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Desugaring with continuations

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25th Oct 2006 | 19:09

Recently I've read about Lua. It's a nice simple language, with a syntax that's quite close to my ideal for a dynamically-typed imperative language. One of the things it omits for simplicity's sake is first-class continuations. I've been wondering how one might specify a similar syntax if you have a Schemeish infrastructure, so that the usual control structures can be desugared into functions, conditionals, and tail-calls. I also have in mind Modula-3's definition of some control structures in terms of exceptions. In the following I'm not going to talk about the whole syntax; I'll omit things which don't involve blocks.

The basic form of a block expression is:

	name(arguments): do
		statements
	end

The value of this expression is a function which takes some arguments and which when called executes the statements. The scope of its name is just within the block itself; it is used in inner scopes to refer to shadowed variables in outer scopes.

To execute the block immediately, the arguments can be omitted:

	name: do statements; end

is equivalent to

	name(): do statements; end()

that is, it specifies a function that has no arguments and which is called immediately.

The name can also be omitted. Doing so just means there's no way to refer to this block's variables if they are shadowed in an inner scope. For example, an anonymous function (lambda expression) is typically

	(args): do statements; end

You might also want to allow a shorter version of

	(args): do return(values); end

for use in expressions, perhaps

	(args): return (values)

A minimal block like the following is just like a Lua block:

	do statements; end

Just before the end of each block there's an implicit return(nil). You can return from a block early with whatever value or list of values you want.

Instead of do...end you can write a conditional:

	if expression then
		true statements
	else
		false statements
	end

If the else part is omitted then the false statements are implicitly return(nil). You can also add elsif expression then alternate statements parts in the usual way.

The basic form of a loop is

	name: do
		statements
	loop

which is equivalent to

	name: do
		statements
		return(name())
	end

that is, loops are implemented using tail recursion. (Loops do not have to be named, but I've written the desugaring in terms of a named block to avoid having to talk about hypothetical unique names.)

	name: while expression do
		statements
	loop

is equivalent to

	name: if expression then
		statements
		return(name())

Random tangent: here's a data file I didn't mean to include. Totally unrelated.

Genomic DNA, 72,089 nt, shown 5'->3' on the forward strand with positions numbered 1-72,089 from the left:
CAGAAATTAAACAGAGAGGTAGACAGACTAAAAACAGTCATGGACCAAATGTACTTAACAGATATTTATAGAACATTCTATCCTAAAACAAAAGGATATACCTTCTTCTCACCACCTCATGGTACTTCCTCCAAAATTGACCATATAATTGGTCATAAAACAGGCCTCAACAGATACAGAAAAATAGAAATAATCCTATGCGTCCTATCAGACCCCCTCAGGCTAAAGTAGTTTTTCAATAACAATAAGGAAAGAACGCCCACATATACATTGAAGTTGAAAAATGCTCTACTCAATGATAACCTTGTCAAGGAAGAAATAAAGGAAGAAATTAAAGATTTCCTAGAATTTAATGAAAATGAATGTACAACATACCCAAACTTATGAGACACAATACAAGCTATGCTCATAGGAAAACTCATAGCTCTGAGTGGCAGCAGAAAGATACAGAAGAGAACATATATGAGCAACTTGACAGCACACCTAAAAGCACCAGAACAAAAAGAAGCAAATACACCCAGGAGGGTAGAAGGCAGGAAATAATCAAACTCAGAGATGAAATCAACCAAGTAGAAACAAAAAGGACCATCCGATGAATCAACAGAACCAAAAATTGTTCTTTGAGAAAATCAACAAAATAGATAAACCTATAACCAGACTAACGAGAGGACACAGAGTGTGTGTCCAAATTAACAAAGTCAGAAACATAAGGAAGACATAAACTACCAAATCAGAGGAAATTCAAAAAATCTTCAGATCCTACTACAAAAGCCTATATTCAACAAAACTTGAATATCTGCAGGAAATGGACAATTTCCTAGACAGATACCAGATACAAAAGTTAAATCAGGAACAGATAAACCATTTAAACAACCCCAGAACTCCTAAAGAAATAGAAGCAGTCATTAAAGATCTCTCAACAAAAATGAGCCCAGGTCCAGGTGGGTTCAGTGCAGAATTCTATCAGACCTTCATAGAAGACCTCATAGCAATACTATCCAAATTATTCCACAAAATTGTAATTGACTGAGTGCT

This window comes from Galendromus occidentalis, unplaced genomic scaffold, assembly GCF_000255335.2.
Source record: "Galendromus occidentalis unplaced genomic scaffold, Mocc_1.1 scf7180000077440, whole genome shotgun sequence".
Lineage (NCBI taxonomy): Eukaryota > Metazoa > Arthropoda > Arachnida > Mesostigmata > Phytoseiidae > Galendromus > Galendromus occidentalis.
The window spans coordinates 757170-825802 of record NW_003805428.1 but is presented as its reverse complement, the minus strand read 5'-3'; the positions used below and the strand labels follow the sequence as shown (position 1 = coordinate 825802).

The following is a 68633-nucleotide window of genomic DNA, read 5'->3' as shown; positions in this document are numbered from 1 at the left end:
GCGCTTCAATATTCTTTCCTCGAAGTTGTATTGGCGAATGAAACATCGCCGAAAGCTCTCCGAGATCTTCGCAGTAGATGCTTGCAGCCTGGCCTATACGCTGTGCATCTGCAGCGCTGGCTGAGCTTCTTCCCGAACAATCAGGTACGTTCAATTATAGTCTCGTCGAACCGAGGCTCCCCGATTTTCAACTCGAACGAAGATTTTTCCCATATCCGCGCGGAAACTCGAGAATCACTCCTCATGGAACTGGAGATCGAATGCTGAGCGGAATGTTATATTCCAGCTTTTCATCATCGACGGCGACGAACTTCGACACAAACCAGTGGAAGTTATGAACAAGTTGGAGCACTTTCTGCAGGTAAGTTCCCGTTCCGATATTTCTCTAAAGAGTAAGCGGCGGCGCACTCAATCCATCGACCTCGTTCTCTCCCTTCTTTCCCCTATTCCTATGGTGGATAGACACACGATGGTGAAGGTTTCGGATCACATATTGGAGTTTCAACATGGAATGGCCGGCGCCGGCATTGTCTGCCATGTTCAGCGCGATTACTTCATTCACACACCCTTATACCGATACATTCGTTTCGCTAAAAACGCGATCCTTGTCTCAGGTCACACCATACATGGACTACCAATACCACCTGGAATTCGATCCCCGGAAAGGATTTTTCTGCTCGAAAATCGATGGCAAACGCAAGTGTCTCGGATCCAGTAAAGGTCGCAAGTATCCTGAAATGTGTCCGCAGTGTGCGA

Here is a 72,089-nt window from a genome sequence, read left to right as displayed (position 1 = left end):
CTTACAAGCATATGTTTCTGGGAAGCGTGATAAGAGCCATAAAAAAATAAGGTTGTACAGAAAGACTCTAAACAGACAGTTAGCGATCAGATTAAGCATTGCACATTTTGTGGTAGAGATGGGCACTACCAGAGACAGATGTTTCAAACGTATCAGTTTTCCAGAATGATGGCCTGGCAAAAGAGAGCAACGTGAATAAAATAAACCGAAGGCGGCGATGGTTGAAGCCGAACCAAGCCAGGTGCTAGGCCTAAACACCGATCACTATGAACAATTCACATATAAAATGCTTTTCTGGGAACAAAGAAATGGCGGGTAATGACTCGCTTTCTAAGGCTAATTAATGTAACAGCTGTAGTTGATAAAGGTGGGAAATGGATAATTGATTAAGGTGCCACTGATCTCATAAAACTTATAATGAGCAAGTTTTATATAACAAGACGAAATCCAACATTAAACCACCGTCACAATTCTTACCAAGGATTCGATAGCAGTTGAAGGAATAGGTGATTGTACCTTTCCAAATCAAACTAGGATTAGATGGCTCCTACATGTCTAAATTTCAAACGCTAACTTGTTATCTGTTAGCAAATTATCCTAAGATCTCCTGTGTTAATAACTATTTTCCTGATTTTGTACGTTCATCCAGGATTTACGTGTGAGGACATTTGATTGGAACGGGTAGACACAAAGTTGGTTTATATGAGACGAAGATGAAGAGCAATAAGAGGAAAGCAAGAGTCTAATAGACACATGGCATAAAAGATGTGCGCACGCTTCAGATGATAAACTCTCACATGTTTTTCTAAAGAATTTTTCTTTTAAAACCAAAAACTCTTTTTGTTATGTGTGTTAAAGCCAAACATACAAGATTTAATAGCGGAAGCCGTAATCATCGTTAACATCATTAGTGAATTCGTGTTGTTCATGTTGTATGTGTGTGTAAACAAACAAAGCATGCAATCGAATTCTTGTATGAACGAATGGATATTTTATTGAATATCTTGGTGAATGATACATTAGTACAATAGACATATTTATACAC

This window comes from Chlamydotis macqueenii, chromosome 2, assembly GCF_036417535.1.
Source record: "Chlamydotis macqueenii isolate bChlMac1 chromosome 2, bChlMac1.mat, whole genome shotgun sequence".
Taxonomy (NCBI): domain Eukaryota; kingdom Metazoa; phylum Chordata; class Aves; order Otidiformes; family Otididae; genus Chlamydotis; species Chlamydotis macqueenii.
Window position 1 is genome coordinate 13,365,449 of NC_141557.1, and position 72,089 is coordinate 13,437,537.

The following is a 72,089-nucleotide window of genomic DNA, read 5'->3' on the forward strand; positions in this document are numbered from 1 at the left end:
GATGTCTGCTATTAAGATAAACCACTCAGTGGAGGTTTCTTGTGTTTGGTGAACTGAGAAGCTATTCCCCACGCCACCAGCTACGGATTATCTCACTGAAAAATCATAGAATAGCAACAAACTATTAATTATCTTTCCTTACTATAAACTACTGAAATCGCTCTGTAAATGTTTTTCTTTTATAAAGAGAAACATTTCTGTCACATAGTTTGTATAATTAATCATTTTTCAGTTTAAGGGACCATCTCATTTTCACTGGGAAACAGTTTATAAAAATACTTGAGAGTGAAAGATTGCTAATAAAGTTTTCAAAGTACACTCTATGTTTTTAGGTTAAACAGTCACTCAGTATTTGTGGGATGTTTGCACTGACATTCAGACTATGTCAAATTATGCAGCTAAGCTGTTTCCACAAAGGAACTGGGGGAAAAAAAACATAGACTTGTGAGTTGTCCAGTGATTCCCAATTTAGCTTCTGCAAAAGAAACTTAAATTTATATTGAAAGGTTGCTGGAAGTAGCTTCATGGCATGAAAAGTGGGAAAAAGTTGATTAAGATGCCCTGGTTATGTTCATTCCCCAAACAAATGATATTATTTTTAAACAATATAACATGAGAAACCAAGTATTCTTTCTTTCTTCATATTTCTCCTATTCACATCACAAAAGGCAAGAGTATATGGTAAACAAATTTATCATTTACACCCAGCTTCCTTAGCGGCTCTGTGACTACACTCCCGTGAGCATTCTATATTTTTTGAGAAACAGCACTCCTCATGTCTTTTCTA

end

and

	name: do
		statements
	while expression loop

is equivalent to

	name: do
		statements
		if expression then
			return(name())
		end
	end

You can use until expression instead of while not(expression).

Given the above, you can see that return inside a loop is similar to break in C. It's often nice to be able to break out of more than one nested loop at a time, or return from a function inside a loop. This is where a block's name comes into play. To return from a named outer block, call name.return. For example:

	def bsearch(arr, val): do
		def lo, hi := 1, #arr
		while lo <= hi do
			def mid := math.floor((lo + hi) / 2);
			if arr[mid] == val then
				bsearch.return(mid)
			elsif arr[mid] < val then
				lo := mid + 1
			else
				hi := mid - 1
			end
		loop
	end

A bare return in the above would specify the value of the if block, not the function.

This kind of return makes it easy to write call-with-current-continuation:

	def callcc(f): do
		def cont(...): do
			callcc.return(...)
		end
		return(f(cont))
	end

However this is unnecessary because return is already an expression whose value is the current continuation. It's just like other function arguments, except that it's implicit (a bit like the self argument in Lua's methods) and can't be assigned to (so that the compiler can do tail-call optimisation). (Actually, what if you *could* assign to return? Eeeeevil!)

There are three forms of statement within a block: definitions, assignments, and function calls. Since a block without arguments is equivalent to a function expression that is immediately called, non-function blocks can be statements. A function definition

	def name(arguments): do ...

is equivalent to

	def name := name(arguments): do ...

For bigger code, it's useful to allow a block's name to be repeated after its end or loop, for example:

	def long_function(arguments): do
		code
		code
		code
	end long_function

You can further desugar definitions, since

	old_name: do
		before statements
		def variables := values
		after statements
	end

is equivalent to

	outer_name: do
		before statements
		inner_name(variables): do
			after statements
		end(values)
	end

except that you need to fix up the after statements so that unqualified returns are qualified with the outer_name, and variables qualified with the old_name are qualified with the outer_name or inner_name as necessary.

Some things are still missing from this description. A for loop is necessary, probably based on some kind of iterator concept, but that's too far away from the topic of this post to be worth pursuing in detail now. Also, we would probably like a standard exception mechanism; this is not trivial to implement in terms of continuations because the code that handles an exception is determined dynamically (like Perl local) whereas continuations are lexical (like Perl my). Finally, the combination of continuations and concurrency is utterly filthy: imagine what happens if one thread calls a continuation created by another...

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